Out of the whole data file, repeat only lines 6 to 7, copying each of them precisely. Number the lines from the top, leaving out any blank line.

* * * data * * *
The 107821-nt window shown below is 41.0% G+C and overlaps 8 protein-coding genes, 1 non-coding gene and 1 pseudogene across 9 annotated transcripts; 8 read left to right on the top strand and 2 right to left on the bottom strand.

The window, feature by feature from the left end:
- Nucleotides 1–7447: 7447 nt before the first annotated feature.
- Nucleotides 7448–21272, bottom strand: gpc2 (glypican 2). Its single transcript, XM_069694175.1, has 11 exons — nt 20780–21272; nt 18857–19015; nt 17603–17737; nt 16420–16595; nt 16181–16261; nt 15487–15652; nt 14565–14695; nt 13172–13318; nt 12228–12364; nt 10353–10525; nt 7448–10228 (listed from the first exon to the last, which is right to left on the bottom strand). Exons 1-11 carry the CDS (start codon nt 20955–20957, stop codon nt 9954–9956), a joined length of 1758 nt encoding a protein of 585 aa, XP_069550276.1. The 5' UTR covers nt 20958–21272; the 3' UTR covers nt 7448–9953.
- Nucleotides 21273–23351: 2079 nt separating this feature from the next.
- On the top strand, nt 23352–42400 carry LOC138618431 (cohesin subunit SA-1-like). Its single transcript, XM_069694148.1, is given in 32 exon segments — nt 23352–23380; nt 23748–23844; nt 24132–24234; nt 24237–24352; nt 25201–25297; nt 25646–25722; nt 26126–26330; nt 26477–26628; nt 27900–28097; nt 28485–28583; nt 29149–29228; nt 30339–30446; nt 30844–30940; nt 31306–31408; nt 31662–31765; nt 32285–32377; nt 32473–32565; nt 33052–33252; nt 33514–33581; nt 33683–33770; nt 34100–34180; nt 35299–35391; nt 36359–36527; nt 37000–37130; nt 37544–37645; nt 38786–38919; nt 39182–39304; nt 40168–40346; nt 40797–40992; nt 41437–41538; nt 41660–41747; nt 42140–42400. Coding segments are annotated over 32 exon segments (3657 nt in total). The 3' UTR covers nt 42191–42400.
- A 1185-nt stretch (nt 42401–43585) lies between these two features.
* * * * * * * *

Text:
- On the top strand, nt 23352–42400 carry LOC138618431 (cohesin subunit SA-1-like). Its single transcript, XM_069694148.1, is given in 32 exon segments — nt 23352–23380; nt 23748–23844; nt 24132–24234; nt 24237–24352; nt 25201–25297; nt 25646–25722; nt 26126–26330; nt 26477–26628; nt 27900–28097; nt 28485–28583; nt 29149–29228; nt 30339–30446; nt 30844–30940; nt 31306–31408; nt 31662–31765; nt 32285–32377; nt 32473–32565; nt 33052–33252; nt 33514–33581; nt 33683–33770; nt 34100–34180; nt 35299–35391; nt 36359–36527; nt 37000–37130; nt 37544–37645; nt 38786–38919; nt 39182–39304; nt 40168–40346; nt 40797–40992; nt 41437–41538; nt 41660–41747; nt 42140–42400. Coding segments are annotated over 32 exon segments (3657 nt in total). The 3' UTR covers nt 42191–42400.
- A 1185-nt stretch (nt 42401–43585) lies between these two features.